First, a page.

Experience beats advanced college degrees in the COVID-19 economy

Experience beats advanced college degrees in the COVID-19 economy
Phillip Gardner, director of the Collegiate Employment Research Institute.
Phillip Gardner, director of the Collegiate Employment Research Institute. (Source: WAVE 3 News)
Findings in the latest report from the Collegiate Employment Research Institute (CERI) show job market demand for graduates with masters degrees and MBAs is declining.
Findings in the latest report from the Collegiate Employment Research Institute (CERI) show job market demand for graduates with masters degrees and MBAs is declining. (Source: WAVE 3 News)

LOUISVILLE, Ky. (WAVE) - College graduates with advanced degrees are feeling the pressure from COVID-19 in an unexpected way.

Findings in the latest report from the Collegiate Employment Research Institute (CERI) show job market demand for graduates with masters degrees and MBAs is declining.

“(COVID-19) is generating economic problems the economy didn’t really foresee,” Phillip Gardner, CERI Director said. “You can’t just walk in and hope at a career fair, even if it’s virtual, to get a job. You’ve got to be prepared, you’ve got to do more research about companies, you have to be more prepared going into these virtual interviews because they’re different. And you have to persist.”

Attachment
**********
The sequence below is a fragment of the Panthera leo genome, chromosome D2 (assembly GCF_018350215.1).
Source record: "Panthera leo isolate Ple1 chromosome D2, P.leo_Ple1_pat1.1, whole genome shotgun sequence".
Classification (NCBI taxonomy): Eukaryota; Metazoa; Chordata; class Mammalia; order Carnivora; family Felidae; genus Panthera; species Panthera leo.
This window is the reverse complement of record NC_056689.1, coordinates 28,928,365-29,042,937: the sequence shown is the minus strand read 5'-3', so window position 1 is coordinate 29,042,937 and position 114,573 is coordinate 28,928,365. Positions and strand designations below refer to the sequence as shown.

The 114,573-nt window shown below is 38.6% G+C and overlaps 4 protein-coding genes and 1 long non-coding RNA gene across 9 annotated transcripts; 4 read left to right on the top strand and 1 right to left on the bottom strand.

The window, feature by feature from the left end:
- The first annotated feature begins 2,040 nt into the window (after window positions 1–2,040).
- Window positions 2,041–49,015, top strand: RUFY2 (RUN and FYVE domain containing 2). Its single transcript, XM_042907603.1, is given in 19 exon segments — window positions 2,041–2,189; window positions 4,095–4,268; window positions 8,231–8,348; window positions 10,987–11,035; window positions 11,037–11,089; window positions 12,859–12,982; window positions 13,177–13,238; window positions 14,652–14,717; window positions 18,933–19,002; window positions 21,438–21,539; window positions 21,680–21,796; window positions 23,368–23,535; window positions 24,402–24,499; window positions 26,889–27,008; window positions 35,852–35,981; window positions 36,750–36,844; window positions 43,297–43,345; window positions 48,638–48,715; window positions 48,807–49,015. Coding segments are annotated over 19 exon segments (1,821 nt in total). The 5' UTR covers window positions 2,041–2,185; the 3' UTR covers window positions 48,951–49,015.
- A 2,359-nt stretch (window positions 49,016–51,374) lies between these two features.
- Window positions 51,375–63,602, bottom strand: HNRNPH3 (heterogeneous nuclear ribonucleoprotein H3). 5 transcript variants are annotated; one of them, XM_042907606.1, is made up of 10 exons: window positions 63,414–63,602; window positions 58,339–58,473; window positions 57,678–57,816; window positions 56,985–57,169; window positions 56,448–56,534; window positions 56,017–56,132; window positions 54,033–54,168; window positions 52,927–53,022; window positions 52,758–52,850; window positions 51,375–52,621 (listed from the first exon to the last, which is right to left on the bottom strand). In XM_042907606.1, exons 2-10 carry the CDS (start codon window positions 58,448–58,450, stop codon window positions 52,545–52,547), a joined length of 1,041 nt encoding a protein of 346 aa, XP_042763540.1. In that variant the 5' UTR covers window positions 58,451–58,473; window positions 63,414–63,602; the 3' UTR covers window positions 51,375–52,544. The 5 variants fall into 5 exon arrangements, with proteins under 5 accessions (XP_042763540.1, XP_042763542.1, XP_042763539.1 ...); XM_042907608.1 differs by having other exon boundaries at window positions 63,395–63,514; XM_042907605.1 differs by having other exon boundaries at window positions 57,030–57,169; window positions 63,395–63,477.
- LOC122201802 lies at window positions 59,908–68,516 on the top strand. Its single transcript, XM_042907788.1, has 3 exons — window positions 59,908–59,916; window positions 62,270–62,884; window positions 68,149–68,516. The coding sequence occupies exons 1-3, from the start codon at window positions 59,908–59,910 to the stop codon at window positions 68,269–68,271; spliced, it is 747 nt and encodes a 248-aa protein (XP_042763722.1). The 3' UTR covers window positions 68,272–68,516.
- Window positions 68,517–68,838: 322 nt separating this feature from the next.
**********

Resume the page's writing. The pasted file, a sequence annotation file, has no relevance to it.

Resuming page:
MBAs in particular are seeing a double digit drop in demand from nervous employers. Recent UofL MBA grads describe intense competition from hundreds of applicants for a single job.

“I was seeing that at a couple of different positions I was applying for but it also gave me hope,” MBA graduate Sara Michels said. “It wasn’t a complete shut out for positions that I was applying for.”

Graduates who landed jobs found previous work experience was very attractive to employers.

“In order to get some of the jobs I thought I was more qualified for, I would need that additional experience,” MBA graduate Micah Brown said. “Because I think having education alone wasn’t enough at the time.”

Professionals seem to be taking advantage of the opportunity. Demand for an MBA at the University of Louisville is up among people who already have jobs.

“Working professionals in the city of Louisville still need a premier, top research university MBA they can take while they’re working,” Dean Todd Mooradian of the UofL College of Business said. “And that program’s enrollment actually went up 20% in August.”

The brightest outlook seems to be for graduates with specialized associates degrees.

New hires are expected to grow in some sectors by more than 30 percent.

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